I’ve just returned from Angola, where I was filming a documentary on recovery and reconstruction in the town of Kuito, since the end of the war. This is a short radio essay telling the story of one of the people I met there, Alegre. It was broadcast on World Report on RTE Radio One.
BOOK OF THE DAY in the Irish Times: Island of Shame: The Secret History of the US Military Base on Diego Garcia by David Vine Princeton University Press 259pp; £20.95 ‘YOUR ISLAND has been sold,” Rita was told. “You will never go there again.” As author and anthropologist David Vine records, “Rita felt like she’d… read more +
In 1960, a young Kenyan woman named Mary Jo arrived in the United States. She was one of about 300 students in the ‘Kennedy Airlift’ scholarship programme, and amongst her peers was a young man named Barack Hussein Obama. In 2004, the year that Obama’s son gave the keynote speech at the Democratic Convention in… read more +
Listen to a World Report on the phenomenon of migrants drowning in the Mediterranean, broadcast on April 4, 2009. Below is the original text of the report. — Smile flashed me this week. Let me clarify that. ‘Flash’ is African mobile phone slang for giving someone a missed call – letting them know you want… read more +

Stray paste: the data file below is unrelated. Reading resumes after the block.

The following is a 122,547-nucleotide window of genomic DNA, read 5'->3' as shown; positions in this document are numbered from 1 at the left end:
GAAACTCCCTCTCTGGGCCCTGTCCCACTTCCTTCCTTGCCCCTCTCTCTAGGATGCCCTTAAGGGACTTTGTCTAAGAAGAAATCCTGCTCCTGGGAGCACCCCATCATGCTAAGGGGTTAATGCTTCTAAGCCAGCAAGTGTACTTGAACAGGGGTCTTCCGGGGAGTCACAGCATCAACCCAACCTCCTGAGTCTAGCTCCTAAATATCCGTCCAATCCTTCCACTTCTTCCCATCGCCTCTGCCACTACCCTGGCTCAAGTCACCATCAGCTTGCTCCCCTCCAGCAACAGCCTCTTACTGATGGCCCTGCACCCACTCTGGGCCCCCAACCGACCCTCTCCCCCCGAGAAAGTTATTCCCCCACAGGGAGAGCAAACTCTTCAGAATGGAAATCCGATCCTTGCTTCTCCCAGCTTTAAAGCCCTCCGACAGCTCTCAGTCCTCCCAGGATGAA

Steve Collins, doctor and aid worker, director of Valid International and Valid Nutrition. As told to Colin Murphy. Published in the Irish Independent. I went to Africa in the summer of 1985, on my holidays from medical school. I travelled through Uganda (where there was a coup), Congo on a bicycle, Chad (where a civil… read more +
Listen to my extended radio report from Harlem on US presidential election night, and after. Includes an interview with the Rev Al Sharpton on the challenges ahead for the Obama administration and for the civil rights movement.
There’s a Bright Side Somewhere Jenkins Washington sings gospel, like his grandparents taught him.
“Everybody here that voted for John McCain, raise your hand!” said Michael Hardy into the microphone. Nobody raised their hand. On 145th Street in Upper Harlem, the crowd in the meeting room of the House of Justice (motto: “No Justice, No Peace”) was feeling good. “It certainly looks like there’s gonna be a new day… read more +
Barely a few pages into Bay of Tigers, Pedro Rosa Mendes’ chronicle of travels in Angola in 1997, we learn “there are more than one hundred million mines buried in seventy countries, close to a tenth of them in Angola”. It is a depressing start, but in ways that may not be immediately apparent. Mendes… read more +